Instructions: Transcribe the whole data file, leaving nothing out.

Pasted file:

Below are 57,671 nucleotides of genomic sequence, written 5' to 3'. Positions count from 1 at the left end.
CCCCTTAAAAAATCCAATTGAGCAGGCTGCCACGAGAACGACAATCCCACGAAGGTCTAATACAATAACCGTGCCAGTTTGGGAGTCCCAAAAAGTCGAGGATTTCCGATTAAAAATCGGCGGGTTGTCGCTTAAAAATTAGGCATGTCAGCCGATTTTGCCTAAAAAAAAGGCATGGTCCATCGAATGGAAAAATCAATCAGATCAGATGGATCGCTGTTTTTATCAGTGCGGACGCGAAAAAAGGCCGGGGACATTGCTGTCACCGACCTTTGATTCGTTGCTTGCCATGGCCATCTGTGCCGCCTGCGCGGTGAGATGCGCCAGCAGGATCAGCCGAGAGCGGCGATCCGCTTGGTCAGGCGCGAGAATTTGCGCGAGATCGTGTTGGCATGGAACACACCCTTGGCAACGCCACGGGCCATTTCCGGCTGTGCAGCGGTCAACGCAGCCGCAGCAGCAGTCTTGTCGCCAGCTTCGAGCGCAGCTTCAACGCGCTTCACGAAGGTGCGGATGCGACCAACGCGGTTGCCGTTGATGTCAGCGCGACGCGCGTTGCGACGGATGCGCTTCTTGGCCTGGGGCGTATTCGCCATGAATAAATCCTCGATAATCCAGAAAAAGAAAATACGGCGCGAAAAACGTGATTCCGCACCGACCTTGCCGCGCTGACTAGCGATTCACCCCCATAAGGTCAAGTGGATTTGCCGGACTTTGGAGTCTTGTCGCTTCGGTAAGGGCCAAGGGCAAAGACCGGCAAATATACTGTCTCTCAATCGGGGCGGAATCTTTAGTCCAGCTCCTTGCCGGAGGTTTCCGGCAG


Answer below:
Below are 57,671 nucleotides of genomic sequence, written 5' to 3'. Positions count from 1 at the left end.
CCCCTTAAAAAATCCAATTGAGCAGGCTGCCACGAGAACGACAATCCCACGAAGGTCTAATACAATAACCGTGCCAGTTTGGGAGTCCCAAAAAGTCGAGGATTTCCGATTAAAAATCGGCGGGTTGTCGCTTAAAAATTAGGCATGTCAGCCGATTTTGCCTAAAAAAAAGGCATGGTCCATCGAATGGAAAAATCAATCAGATCAGATGGATCGCTGTTTTTATCAGTGCGGACGCGAAAAAAGGCCGGGGACATTGCTGTCACCGACCTTTGATTCGTTGCTTGCCATGGCCATCTGTGCCGCCTGCGCGGTGAGATGCGCCAGCAGGATCAGCCGAGAGCGGCGATCCGCTTGGTCAGGCGCGAGAATTTGCGCGAGATCGTGTTGGCATGGAACACACCCTTGGCAACGCCACGGGCCATTTCCGGCTGTGCAGCGGTCAACGCAGCCGCAGCAGCAGTCTTGTCGCCAGCTTCGAGCGCAGCTTCAACGCGCTTCACGAAGGTGCGGATGCGACCAACGCGGTTGCCGTTGATGTCAGCGCGACGCGCGTTGCGACGGATGCGCTTCTTGGCCTGGGGCGTATTCGCCATGAATAAATCCTCGATAATCCAGAAAAAGAAAATACGGCGCGAAAAACGTGATTCCGCACCGACCTTGCCGCGCTGACTAGCGATTCACCCCCATAAGGTCAAGTGGATTTGCCGGACTTTGGAGTCTTGTCGCTTCGGTAAGGGCCAAGGGCAAAGACCGGCAAATATACTGTCTCTCAATCGGGGCGGAATCTTTAGTCCAGCTCCTTGCCGGAGGTTTCCGGCAG